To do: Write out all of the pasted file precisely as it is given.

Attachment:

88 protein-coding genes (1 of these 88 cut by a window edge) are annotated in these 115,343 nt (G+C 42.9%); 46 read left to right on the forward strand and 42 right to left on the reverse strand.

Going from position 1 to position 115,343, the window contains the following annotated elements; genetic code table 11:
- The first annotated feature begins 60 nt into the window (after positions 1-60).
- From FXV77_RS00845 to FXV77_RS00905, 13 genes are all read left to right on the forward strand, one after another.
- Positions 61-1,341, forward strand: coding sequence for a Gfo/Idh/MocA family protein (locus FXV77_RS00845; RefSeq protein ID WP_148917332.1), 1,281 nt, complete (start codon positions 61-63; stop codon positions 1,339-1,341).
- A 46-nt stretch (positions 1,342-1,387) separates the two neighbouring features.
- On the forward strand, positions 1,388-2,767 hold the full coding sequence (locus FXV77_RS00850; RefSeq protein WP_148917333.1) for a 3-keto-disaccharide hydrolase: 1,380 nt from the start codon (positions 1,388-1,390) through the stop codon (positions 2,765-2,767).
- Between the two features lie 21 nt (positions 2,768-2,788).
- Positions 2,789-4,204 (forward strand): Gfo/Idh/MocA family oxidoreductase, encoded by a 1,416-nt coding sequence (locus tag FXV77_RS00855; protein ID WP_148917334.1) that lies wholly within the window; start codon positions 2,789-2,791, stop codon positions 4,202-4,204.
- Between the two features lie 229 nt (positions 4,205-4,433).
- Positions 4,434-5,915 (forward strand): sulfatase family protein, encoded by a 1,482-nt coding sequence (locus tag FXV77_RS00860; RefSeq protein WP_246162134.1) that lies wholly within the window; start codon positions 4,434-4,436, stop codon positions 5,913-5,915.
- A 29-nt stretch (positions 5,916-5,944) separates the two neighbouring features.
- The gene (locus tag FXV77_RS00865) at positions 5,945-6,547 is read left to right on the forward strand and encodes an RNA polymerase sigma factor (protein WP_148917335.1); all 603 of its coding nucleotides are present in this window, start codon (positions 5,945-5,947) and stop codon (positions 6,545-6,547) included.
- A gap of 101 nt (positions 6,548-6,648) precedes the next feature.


88 protein-coding genes (1 of these 88 cut by a window edge) are annotated in these 115,343 nt (G+C 42.9%); 46 read left to right on the forward strand and 42 right to left on the reverse strand.

Going from position 1 to position 115,343, the window contains the following annotated elements; genetic code table 11:
- The first annotated feature begins 60 nt into the window (after positions 1-60).
- From FXV77_RS00845 to FXV77_RS00905, 13 genes are all read left to right on the forward strand, one after another.
- Positions 61-1,341, forward strand: coding sequence for a Gfo/Idh/MocA family protein (locus FXV77_RS00845; RefSeq protein ID WP_148917332.1), 1,281 nt, complete (start codon positions 61-63; stop codon positions 1,339-1,341).
- A 46-nt stretch (positions 1,342-1,387) separates the two neighbouring features.
- On the forward strand, positions 1,388-2,767 hold the full coding sequence (locus FXV77_RS00850; RefSeq protein WP_148917333.1) for a 3-keto-disaccharide hydrolase: 1,380 nt from the start codon (positions 1,388-1,390) through the stop codon (positions 2,765-2,767).
- Between the two features lie 21 nt (positions 2,768-2,788).
- Positions 2,789-4,204 (forward strand): Gfo/Idh/MocA family oxidoreductase, encoded by a 1,416-nt coding sequence (locus tag FXV77_RS00855; protein ID WP_148917334.1) that lies wholly within the window; start codon positions 2,789-2,791, stop codon positions 4,202-4,204.
- Between the two features lie 229 nt (positions 4,205-4,433).
- Positions 4,434-5,915 (forward strand): sulfatase family protein, encoded by a 1,482-nt coding sequence (locus tag FXV77_RS00860; RefSeq protein WP_246162134.1) that lies wholly within the window; start codon positions 4,434-4,436, stop codon positions 5,913-5,915.
- A 29-nt stretch (positions 5,916-5,944) separates the two neighbouring features.
- The gene (locus tag FXV77_RS00865) at positions 5,945-6,547 is read left to right on the forward strand and encodes an RNA polymerase sigma factor (protein WP_148917335.1); all 603 of its coding nucleotides are present in this window, start codon (positions 5,945-5,947) and stop codon (positions 6,545-6,547) included.
- A gap of 101 nt (positions 6,548-6,648) precedes the next feature.